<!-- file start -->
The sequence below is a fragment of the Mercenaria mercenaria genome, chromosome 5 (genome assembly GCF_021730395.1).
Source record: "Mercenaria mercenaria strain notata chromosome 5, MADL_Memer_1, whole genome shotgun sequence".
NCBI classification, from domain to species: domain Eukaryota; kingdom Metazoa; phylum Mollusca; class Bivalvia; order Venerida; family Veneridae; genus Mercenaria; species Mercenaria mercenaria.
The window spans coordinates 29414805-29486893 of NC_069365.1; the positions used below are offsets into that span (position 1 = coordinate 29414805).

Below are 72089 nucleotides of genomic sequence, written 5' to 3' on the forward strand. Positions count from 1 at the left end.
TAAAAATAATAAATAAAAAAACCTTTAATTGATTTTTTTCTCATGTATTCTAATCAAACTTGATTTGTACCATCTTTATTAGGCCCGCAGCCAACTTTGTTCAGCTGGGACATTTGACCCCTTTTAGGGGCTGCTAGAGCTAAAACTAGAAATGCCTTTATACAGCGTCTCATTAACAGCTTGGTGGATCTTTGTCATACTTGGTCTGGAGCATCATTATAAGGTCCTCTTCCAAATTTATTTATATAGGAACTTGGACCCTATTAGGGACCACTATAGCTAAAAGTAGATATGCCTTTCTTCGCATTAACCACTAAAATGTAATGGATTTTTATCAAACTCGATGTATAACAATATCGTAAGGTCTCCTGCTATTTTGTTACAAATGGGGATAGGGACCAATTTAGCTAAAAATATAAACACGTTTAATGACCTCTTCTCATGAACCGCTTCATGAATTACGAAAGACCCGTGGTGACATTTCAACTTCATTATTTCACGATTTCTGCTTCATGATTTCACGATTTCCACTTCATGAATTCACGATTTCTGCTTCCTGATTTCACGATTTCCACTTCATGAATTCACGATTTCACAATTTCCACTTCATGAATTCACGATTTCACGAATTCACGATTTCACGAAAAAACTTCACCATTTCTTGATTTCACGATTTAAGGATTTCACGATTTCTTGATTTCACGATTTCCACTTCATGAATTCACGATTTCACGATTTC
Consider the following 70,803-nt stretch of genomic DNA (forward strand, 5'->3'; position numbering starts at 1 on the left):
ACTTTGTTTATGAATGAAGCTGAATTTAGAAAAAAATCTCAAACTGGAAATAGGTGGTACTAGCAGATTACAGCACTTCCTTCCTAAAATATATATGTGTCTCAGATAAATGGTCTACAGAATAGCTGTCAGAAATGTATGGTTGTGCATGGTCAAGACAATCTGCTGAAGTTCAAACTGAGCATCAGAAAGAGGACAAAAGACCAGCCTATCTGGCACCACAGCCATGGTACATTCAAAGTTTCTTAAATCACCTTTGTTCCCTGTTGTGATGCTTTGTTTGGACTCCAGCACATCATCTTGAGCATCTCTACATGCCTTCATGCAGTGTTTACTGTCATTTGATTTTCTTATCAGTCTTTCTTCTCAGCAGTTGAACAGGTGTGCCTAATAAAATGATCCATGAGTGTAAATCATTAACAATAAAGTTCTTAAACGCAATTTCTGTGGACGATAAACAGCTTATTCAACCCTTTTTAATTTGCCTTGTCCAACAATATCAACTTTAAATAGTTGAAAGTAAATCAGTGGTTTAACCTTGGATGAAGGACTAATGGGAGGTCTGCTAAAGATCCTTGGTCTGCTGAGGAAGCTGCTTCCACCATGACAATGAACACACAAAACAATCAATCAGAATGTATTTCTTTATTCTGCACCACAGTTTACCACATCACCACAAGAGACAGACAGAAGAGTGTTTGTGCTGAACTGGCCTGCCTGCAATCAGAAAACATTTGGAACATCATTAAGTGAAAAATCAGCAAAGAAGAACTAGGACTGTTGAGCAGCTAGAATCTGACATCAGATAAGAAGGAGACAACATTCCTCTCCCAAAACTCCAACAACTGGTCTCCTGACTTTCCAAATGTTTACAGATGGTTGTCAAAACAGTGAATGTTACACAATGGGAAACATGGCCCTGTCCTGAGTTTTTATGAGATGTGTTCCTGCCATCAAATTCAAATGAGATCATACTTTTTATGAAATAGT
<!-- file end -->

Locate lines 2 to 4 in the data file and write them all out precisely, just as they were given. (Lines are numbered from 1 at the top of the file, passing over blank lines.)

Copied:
Source record: "Mercenaria mercenaria strain notata chromosome 5, MADL_Memer_1, whole genome shotgun sequence".
NCBI classification, from domain to species: domain Eukaryota; kingdom Metazoa; phylum Mollusca; class Bivalvia; order Venerida; family Veneridae; genus Mercenaria; species Mercenaria mercenaria.
The window spans coordinates 29414805-29486893 of NC_069365.1; the positions used below are offsets into that span (position 1 = coordinate 29414805).